It's strange to look back at "Tangled" storyboards now after seeing the finished product. The storyboards are done before there are any designs of the characters or environments. All you have as a storyboard artist is the ideas that have been talked about and (if you're lucky) script pages.
So looking back on these is odd. At the time when us storyboard artists were doing these rough quick sketches they were the only version of the characters and their personalities that existed anywhere. But now seeing the finished film, and the layers that the art department, layout, animation and everyone else added later, these look like crude cave paintings. Especially because they were done quickly and roughly and in a big hurry....because of all those departments waiting to get to work on the film!
So in this case I had script pages, and luckily they were good script pages by the great Dan Fogelman. After Dan, the Directors and us Story Artists spent weeks talking and talking and talking about the characters and who they would be and what made them tick, Dan went off and very quickly wrote script pages. He was the first to try and nail down their voices in script form. And he did a great job.
Here's a few selected sketches from when Rapunzel and Flynn meet.
Rapunzel: "Who are you-"
Rapunzel: "and how did you find me?"
Flynn: "Okay, uh, so let me assure you..."
Flynn: "I know not who you are, nor how I came to find you, but may I just say..."
This last drawing of Flynn really represents our original concept of Flynn. In the beginning, we were really focused on making sure he was funny. We wanted to avoid making a film where the side characters provide all the humor and the main characters are straight and unfunny and feel like they're in a different movie than the side characters. So in our efforts to give Flynn a comedic conceit, we conceived him as a ladies man, self-centered because he's good looking and knows it. He even used to brag about all his "conquests" in that version.
He was very funny, but we quickly realized how unlikeable that type of guy can be, and how he was too one-dimensional to work in the larger sense of our movie. That guy was so shallow and obnoxious that you didn't want Rapunzel to end up with him. So we fleshed him out, give him vulnerability and a more sensitive side that made him warmer and more bearable to spend time with and made him the kind of guy who would deserve to be loved by a girl like Rapunzel. But we always tried to hang onto what made him funny too.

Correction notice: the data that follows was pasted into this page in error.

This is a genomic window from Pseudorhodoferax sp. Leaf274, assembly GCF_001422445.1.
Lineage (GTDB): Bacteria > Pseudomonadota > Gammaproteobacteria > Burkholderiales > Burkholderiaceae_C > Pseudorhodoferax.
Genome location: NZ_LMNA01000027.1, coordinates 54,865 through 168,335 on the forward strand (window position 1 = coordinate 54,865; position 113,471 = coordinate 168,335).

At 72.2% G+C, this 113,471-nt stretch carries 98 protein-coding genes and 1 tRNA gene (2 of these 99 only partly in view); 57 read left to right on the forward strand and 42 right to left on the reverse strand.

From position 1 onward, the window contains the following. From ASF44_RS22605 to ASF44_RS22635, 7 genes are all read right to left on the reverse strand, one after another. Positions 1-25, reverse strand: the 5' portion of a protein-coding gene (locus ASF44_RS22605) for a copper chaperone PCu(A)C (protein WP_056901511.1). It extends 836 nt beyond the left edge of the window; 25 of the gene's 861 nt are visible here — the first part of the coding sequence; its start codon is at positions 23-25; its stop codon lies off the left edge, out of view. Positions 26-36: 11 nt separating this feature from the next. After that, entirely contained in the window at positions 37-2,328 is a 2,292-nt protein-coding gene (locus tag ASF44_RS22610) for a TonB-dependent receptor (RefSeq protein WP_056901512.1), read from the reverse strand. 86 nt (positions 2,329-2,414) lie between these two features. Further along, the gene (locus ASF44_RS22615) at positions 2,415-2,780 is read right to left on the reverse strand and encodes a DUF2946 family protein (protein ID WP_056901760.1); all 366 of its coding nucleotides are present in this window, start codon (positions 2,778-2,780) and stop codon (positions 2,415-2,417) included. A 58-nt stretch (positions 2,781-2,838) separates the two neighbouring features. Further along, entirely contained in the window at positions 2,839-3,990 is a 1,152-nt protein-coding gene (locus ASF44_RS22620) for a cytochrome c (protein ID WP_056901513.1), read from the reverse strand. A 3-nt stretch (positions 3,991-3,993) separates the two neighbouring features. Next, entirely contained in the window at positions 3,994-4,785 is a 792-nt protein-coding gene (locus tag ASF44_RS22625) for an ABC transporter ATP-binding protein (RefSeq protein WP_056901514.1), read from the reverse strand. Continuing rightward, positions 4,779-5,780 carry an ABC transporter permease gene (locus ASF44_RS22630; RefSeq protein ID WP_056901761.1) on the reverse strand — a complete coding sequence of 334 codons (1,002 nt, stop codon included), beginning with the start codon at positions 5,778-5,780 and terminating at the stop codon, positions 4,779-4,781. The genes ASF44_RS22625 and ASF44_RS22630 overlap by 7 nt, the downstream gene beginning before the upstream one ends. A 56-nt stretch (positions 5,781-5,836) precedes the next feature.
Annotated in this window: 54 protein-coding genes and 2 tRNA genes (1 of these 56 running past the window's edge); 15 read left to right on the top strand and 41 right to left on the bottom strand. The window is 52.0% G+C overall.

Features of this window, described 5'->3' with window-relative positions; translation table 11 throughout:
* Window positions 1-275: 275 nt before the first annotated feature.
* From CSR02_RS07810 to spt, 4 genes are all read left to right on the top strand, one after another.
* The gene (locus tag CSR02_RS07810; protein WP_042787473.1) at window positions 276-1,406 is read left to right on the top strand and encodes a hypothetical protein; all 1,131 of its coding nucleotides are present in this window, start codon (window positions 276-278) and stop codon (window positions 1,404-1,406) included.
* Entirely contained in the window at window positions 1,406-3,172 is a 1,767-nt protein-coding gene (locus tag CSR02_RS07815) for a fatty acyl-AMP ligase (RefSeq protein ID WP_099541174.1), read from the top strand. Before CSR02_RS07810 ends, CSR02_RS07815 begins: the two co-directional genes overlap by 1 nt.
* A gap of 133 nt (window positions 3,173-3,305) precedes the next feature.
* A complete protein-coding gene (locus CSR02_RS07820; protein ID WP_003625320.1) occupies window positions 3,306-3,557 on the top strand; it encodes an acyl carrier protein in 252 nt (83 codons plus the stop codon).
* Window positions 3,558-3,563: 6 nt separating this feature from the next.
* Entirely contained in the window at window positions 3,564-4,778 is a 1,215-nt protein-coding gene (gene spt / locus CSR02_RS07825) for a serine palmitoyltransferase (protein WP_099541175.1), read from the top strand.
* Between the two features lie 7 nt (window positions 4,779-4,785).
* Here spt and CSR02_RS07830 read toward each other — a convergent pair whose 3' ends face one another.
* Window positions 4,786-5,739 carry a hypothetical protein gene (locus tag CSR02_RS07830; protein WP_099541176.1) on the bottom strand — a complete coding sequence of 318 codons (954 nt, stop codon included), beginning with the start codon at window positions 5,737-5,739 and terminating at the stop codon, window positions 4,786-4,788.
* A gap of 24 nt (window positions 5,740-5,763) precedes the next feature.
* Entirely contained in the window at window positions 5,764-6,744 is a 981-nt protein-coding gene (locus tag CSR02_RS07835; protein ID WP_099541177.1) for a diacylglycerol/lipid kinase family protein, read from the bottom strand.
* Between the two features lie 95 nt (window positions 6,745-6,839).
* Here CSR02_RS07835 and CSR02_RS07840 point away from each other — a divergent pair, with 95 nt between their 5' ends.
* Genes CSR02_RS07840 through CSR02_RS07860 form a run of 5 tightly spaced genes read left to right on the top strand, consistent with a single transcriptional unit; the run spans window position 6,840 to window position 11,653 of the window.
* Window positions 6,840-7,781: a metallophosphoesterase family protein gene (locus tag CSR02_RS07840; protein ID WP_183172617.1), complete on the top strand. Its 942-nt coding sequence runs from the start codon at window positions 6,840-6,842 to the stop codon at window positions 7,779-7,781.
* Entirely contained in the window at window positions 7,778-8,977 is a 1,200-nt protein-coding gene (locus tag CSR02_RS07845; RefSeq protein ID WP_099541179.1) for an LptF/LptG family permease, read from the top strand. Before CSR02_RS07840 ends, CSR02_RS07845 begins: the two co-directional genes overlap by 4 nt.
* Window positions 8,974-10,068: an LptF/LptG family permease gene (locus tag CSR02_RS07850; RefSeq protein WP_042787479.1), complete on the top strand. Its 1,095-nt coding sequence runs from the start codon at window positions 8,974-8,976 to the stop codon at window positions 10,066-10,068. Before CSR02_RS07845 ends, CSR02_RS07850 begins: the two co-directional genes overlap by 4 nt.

But this early drawing stayed in the story reels because it always got a laugh and it was clear, but as my conception of Flynn changed I never would have drawn him this way later on in the film's production. It's an extremely aggressive pose, with the neck thrust out toward Rapunzel and the chin stuck forward in an arrogant and aggressive manner. I would have drawn it differently if I had boarded it later, and when it was animated it was done in a more restrained and charming way, and not nearly as obnoxiously. Also, for speed I did all these drawings in pen on very small pads of paper (they're 3 inches by 5 inches) and I think the small size made me caricature things quite a bit and made the drawings extra expressive.
In the beginning days of drawing Flynn, I thought sometimes for inspiration about a cameo Clive Owen did on the show "Extras", where he played himself. In the scene, he's on a movie set, and the director is trying to find an extra to play a woman Clive has spent the night with. Clive is unhappy about the situation because, in his opinion, none of the extras is attractive enough for him to have actually slept with. This clip is definitely NSFW (language).
The girl that's standing there taking all the abuse through the scene is one of the main characters in the show, and the fact that you know her and like her makes the scene work within the context of the show. It's a great example of how point of view makes something work sometimes. The fact that you see her reactions to be talked about like a piece of meat is what makes it funny and painful (instead of just painful).
Another funny thing to point out is how, in the finished film, Pascal doesn't jump away to hide from Flynn, he just changes color. That's the type of thing I see in the finished film and it makes me wonder why I never thought of that in all the hundreds of times I watched that scene in the story room and in editorial and even as I drew it. It's so simple and obvious that I just never thought of it. It's a stroke of obvious genius.
As a storyboard artist you want to get as many things right as you can: nail down the characters and their relationships and their personalities, of course, as well as all the story events, but also the staging, the layout and the look of everything as best you can. The more you can give the departments that come after you, the less time they have to spend inventing things out of thin air and the more time they can spend adding those great layers to what we've given them and turn our initial thoughts into the beautiful and nuanced end product.